Brain Inflammation Associated with Alzheimer’s Risk, Sleep Disturbance
A multisite research team from Wake Forest University School of Medicine, the University of California, Irvine and University of Wisconsin – Madison, has discovered that brain inflammation may link Alzheimer’s disease risk with sleep disturbance, which may aid early detection and prevention efforts by identifying novel treatment targets at preclinical stages.
Brain inflammation, sleep disturbance and disrupted brain waves have all been associated with Alzheimer’s disease, but the interactions among them have not been investigated until now. The study, published online in July in the journal Sleep, examined whether inflammation had any effect on specific brain waves called fast sleep spindles, which have been shown to promote long-term memory retention.
“These findings show the effects of brain inflammation on sleep spindles and memory occur through its effects on neuronal activity and Alzheimer’s disease-related proteins and are apparent even before pathological positivity,” said Ruth Benca, MD, PhD, professor and chair of psychiatry and behavioral medicine at Wake Forest University School of Medicine and the study’s senior and co-corresponding author. “This offers a promising therapeutic target to stop cognitive decline associated with aging and Alzheimer’s.”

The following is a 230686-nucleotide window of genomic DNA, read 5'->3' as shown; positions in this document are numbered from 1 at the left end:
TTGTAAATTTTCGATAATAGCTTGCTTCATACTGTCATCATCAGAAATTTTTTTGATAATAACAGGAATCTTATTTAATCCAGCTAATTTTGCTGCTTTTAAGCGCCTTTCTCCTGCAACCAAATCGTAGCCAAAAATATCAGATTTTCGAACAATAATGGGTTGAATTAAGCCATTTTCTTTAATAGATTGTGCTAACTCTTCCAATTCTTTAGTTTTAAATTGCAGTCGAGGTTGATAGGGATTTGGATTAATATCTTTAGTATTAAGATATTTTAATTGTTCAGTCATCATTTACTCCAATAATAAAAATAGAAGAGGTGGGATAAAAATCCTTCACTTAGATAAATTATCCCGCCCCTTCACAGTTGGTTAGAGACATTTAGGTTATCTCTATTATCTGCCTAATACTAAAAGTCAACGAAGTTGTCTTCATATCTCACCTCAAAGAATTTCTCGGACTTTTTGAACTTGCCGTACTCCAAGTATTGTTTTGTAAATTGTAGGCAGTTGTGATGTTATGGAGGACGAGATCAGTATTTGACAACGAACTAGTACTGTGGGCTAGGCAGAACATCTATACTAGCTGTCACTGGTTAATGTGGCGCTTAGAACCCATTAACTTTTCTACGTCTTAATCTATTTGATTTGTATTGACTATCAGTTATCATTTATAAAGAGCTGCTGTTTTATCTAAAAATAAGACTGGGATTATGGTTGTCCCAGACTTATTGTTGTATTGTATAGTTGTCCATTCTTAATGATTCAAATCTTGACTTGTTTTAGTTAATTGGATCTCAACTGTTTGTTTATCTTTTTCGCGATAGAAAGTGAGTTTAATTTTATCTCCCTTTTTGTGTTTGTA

The research team included health professionals and academics from the U.S., England, Germany, Sweden and Switzerland.